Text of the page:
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07 Incidence of peri-opiate nausea and vomiting in the pre-Hospital setting: an intermediate analysis
  1. Gareth Campbell1,
  2. Malcolm Woollard2,
  3. Sally McLure1,
  4. Jay Duckett1,
  5. Robert Newcombe3,
  6. Tom Clarke4
  1. 1North East Ambulance Service, Newcastle upon Tyne UK
  2. 2Coventry University, Coventry UK
  3. 3Cardiff University, Cardiff UK
  4. 4Newcastle City Hospital, Newcastle UK

Abstract

Background Intravenous morphine is the preferred drug for the treatment of moderate to severe pain by paramedics. Nausea and vomiting are believed to be frequent side-effects and routine co-administration of metoclopramide is common. In the absence of pre-hospital data to support this practice, we sought to determine the incidence of peri-opiate nausea and vomiting in an ambulance service which does not administer anti-emetics.

Methods This prospective observational study is currently assessing the incidence of emesis in 400 patients attended by the North East Ambulance Service, aged above 17 years and receiving morphine, using a patient-scored Nausea and Vomiting Score (NVS: 0=no nausea or vomiting, 1=slight nausea, 2=moderate nausea, 3=severe nausea, 4=vomited once, 5=vomited twice or more).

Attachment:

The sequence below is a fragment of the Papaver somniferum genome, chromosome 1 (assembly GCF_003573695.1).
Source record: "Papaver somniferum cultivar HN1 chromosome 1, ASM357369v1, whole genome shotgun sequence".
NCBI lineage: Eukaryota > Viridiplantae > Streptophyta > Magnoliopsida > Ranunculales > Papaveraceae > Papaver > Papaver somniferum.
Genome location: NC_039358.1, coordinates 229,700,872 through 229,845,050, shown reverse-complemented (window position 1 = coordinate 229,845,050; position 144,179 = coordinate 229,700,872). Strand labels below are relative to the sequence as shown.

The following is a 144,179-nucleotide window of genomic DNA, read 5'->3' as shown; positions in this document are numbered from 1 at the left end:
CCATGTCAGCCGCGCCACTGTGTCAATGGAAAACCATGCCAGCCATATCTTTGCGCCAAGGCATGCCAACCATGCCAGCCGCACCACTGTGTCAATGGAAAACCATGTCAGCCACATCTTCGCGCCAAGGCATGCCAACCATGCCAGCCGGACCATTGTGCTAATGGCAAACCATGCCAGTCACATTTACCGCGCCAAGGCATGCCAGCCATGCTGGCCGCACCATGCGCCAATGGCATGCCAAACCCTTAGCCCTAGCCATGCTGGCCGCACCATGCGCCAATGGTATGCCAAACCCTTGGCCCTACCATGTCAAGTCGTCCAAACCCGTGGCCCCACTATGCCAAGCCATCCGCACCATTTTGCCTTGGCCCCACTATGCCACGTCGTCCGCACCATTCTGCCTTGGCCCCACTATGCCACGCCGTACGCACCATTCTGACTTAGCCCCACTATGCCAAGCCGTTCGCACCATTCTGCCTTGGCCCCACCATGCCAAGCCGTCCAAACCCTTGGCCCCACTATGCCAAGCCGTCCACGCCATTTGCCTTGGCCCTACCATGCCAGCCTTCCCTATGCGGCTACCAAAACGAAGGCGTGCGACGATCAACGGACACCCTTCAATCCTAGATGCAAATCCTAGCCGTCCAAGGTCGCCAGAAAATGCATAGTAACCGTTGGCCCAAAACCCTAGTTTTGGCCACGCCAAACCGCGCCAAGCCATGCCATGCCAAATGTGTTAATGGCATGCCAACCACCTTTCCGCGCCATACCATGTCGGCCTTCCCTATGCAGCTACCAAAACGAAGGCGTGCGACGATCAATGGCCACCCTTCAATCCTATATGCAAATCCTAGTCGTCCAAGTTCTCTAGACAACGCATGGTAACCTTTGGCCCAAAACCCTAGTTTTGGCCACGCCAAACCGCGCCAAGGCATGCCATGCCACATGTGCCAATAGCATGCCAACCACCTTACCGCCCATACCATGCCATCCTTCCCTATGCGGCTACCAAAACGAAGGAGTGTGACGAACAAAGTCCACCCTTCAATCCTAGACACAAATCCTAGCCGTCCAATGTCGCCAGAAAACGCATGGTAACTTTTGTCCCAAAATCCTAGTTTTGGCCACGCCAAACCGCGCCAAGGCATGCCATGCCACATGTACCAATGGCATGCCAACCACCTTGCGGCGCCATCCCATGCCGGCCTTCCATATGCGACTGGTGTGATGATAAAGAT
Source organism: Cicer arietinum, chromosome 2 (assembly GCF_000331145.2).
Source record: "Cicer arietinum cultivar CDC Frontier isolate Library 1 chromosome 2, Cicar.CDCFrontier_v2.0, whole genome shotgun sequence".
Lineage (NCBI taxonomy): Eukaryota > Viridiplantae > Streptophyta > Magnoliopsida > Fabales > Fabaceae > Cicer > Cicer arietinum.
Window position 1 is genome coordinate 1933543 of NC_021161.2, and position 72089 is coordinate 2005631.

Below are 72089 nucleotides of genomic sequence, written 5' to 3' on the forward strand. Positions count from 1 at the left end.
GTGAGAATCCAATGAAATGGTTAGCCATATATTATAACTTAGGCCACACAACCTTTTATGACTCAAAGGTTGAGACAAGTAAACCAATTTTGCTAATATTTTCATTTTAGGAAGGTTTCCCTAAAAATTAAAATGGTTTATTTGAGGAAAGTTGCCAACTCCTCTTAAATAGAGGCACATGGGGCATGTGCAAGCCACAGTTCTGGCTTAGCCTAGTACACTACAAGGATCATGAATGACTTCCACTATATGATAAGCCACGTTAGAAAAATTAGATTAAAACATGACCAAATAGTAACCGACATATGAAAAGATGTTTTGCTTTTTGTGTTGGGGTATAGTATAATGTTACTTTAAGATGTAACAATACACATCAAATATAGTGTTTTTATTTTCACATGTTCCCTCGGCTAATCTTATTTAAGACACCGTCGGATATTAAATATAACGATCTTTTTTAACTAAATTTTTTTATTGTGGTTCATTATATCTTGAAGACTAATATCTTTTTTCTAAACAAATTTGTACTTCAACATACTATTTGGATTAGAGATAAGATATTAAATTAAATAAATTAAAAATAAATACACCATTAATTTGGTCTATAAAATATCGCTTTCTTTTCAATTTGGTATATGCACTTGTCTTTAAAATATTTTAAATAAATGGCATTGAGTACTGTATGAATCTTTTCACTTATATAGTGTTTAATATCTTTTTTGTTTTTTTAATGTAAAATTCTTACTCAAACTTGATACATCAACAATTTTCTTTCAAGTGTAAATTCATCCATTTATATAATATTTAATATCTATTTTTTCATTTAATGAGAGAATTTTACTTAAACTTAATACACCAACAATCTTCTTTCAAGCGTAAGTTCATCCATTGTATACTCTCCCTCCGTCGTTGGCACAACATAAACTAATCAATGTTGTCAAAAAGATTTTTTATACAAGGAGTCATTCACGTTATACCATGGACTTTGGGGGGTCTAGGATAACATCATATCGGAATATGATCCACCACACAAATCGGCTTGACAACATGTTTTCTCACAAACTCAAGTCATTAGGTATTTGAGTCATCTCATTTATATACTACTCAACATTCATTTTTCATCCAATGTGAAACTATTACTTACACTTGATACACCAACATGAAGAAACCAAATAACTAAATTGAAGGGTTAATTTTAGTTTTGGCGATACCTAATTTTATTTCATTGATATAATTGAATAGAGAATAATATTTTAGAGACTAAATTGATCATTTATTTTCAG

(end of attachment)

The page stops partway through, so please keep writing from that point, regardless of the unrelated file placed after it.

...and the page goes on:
Results To date 145 patients have been recruited. Median NVS before morphine was 0 (range 0 to 6, inter-quartile range (IQR) 0 to 1): 54/141 (38%) of patients had some degree of nausea or vomiting. Median NVS on hospital arrival (after morphine) was 0 (range of 0 to 6, IQR 0 to 1): 54/130 (42%) patients had some degree of nausea or vomiting. The differences pre- vs. post-morphine in median NVS (p=0.98) and proportion of patients suffering nausea and vomiting are not statistically significant (p=0.98 and p=0.54 respectively). There were no significant correlations between pre-morphine pain score and pre-morphine NVS; post-morphine pain score and post-morphine NVS; pre-morphine NVS and total morphine dose; and post-morphine NVS and total morphine dose (Spearman's rank correlation 0.09, p=0.274; 0.07, p=0.44; 0.10, p=0.25; and 0.10, p=0.24 respectively).

Conclusion and recommendations To date this study has found no evidence that pre-hospital administration of morphine is associated with an increased incidence or severity of nausea and vomiting and therefore does not appear to support the routine co-administration of metoclopramide.

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